How our body image & values may be impacting our relationship with exercise
How we think and feel about our bodies, our body image, has a significant influence over why and how we choose to move our bodies. The values we hold around our bodies may have a direct relationship with the way we exercise.
A 2020 Australian study that looked at the body image and exercise relationship in postpartum women from 0-5 years has found that core beliefs around ‘body value’ had either a positive or negative impact on an individual’s exercise patterns. Results supported the notion that body image and exercise formed an intricate and important relationship in early motherhood [Raspovic, Prichard, Yager & Hart, 2020]
Can you see yourself in any of the patterns described below?
The women who valued and appreciated their bodies, for reasons not related to appearance, the goal of exercise was self-care and enjoyment. Alternatively, for those women who valued body appearance, described specifically as the “thin, fit post-baby ideal”, exercise was undertaken for management of weight and shape. These women, whose body image-exercise relationship is depicted in the diagram below exercised primarily to change their weight and shape. The exercise they needed to participate in to do that was usually hard (intense) and frequent (volume). If they achieved the body changes they desired, or at least believed they could, their exercise choice was reinforced and so too was their appearance based body value.
Body values, over exercising and health
The unrealistic societal standards and strict internal expectations meant these women felt a strong amount of pressure to maintain what was described as ‘unworkable amounts and intensity of exercise’. This over exercising pattern often came at a cost to health and relationships including body image distress, exercising whilst injured or too soon after birth.
It is not the sole purpose of your life to be at war with your body – Taryn Brumfitt
Body values and avoiding exercise
The cycle shown below occurred when women with appearance-based body values consequently avoided exercise due to body anxiety, stigma and feeling excluded from traditional exercise environments like gyms. The avoidance of exercise reduced these feelings in the short term but reinforced this avoidance pattern in the long term, resulting in feelings of guilt, shame and the absence of exercise benefits such as stress relief.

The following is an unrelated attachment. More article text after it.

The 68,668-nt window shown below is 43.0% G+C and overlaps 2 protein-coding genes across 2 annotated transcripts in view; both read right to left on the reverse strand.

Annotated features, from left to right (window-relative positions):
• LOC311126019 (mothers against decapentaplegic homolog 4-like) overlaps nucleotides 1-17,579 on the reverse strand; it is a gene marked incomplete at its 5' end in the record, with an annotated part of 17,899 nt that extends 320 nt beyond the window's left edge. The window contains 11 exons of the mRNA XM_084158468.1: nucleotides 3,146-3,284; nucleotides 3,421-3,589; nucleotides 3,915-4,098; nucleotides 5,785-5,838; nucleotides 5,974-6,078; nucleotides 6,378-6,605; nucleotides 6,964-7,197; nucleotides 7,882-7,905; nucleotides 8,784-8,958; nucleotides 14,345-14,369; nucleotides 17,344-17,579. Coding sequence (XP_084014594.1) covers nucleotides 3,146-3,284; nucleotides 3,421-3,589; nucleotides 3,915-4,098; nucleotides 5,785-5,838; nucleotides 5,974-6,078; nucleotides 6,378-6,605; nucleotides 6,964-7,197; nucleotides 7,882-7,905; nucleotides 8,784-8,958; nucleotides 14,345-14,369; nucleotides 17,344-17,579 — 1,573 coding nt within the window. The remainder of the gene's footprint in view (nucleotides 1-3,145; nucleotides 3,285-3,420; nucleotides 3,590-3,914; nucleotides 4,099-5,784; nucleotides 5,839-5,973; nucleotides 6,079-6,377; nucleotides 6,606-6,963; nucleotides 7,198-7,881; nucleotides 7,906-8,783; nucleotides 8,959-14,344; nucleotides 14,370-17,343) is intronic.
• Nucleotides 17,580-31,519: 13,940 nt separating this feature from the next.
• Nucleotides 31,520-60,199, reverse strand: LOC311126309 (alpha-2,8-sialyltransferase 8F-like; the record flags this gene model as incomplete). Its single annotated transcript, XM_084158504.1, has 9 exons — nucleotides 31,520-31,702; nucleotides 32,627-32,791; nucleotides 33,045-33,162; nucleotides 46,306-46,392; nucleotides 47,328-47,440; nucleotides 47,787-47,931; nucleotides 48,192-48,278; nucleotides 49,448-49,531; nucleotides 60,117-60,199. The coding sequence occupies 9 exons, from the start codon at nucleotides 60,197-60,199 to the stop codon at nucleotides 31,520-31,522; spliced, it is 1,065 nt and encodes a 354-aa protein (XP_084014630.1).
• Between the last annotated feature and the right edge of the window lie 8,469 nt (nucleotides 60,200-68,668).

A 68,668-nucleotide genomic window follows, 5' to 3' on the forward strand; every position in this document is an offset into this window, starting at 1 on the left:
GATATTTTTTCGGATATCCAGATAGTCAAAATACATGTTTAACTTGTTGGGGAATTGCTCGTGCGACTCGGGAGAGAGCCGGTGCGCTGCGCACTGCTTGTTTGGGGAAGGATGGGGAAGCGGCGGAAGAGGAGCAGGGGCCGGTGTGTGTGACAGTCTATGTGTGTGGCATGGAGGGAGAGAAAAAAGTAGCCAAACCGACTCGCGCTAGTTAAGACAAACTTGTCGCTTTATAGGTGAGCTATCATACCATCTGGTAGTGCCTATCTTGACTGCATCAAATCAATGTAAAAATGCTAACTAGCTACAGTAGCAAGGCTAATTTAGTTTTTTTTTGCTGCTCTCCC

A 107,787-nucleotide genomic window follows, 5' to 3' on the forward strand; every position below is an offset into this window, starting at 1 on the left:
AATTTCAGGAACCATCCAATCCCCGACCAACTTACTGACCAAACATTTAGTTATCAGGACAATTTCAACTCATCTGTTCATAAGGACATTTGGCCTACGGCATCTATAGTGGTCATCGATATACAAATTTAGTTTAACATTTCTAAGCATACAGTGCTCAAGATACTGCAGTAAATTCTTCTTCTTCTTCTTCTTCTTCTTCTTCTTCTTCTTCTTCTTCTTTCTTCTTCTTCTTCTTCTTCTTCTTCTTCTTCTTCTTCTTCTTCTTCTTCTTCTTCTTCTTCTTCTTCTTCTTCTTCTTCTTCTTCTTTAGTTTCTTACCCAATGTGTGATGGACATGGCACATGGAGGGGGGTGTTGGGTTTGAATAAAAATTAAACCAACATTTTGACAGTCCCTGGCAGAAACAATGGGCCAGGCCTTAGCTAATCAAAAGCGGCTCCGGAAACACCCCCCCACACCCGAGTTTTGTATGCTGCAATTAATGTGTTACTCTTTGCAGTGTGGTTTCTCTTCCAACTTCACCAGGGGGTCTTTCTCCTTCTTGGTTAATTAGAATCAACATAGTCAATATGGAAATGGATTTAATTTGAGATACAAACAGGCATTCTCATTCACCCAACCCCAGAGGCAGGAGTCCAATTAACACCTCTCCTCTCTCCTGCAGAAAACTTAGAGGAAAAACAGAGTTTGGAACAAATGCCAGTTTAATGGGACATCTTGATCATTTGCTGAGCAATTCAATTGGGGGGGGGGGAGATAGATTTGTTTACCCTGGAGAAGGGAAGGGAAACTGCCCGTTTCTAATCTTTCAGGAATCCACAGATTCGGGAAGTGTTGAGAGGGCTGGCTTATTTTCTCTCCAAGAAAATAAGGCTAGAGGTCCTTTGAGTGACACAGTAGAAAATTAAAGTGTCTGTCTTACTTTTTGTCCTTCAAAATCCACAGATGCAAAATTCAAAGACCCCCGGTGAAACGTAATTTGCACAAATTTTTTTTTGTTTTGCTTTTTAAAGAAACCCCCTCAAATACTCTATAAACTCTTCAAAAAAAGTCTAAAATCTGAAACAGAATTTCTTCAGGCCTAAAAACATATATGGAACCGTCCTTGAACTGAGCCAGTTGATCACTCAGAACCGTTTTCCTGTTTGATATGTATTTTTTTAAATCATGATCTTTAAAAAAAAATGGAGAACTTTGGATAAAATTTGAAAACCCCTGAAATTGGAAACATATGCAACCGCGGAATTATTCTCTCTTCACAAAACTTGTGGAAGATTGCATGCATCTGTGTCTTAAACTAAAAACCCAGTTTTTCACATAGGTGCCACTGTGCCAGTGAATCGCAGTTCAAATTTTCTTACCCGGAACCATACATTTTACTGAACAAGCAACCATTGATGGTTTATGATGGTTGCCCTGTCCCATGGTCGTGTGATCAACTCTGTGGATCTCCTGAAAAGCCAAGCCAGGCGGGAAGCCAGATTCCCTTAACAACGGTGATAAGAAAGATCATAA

Positive body image and appreciation
This final diagram depicts a positive adaptation to exercise. It illustrates a body image-exercise relationship driven by the core body value of appreciation for what the body can do (functionality rather than appearance) where exercise was used for self-care. When these women experienced ‘health’ and enjoyment from exercise, this was in alignment with their body values and so their choices were reinforced. This cycle was found to be typical in women who described features of positive body image, whereas the previous two patterns were typically associated with negative body image.
Do you see yourself in any of the patterns described above?
Whilst everyone deserves the right to bodily autonomy and to choose what type of exercise works best for them, this study does provide a convincing case for working towards a body value of appreciation and shifting the focus from size and appearance to what your body can do or at least will do again in the future with the right steps.
Of course, this is not easy when ‘diet culture’ loves to uphold stigmatising ideas about people’s weight and body size and tells us we should want to live in a smaller body, no matter the cost. The truth is, for most, the process of shrinking our body is not ‘healthful’ at all and near impossible to achieve let alone maintain long-term. In the real world there are many different body shapes, colours and abilities all worthy of respect and equality. It can certainly be difficult to achieve or maintain a positive and resilient body image though when there is a lack of diversity around us and when certain body types are so frequently more celebrated and valued over others.
Developing a positive relationship with exercise
If you would like some further tips for developing a positive relationship with exercise and a more robust body image for both yourself and your children, you can find previous articles I have written on this topic here including some helpful resources.
For guidance around taking the right steps to return safely to exercise, check out the MumSafe™️ Safe Return to Exercise for New Mums program. Whilst it does have ‘new mums’ in the title, women at any stage of motherhood will benefit from the information this resource provides, especially if you feel you received little to no guidance about where to start in those early days.
You can find more resources along with the study discussed in this article on the Body Confident Mums website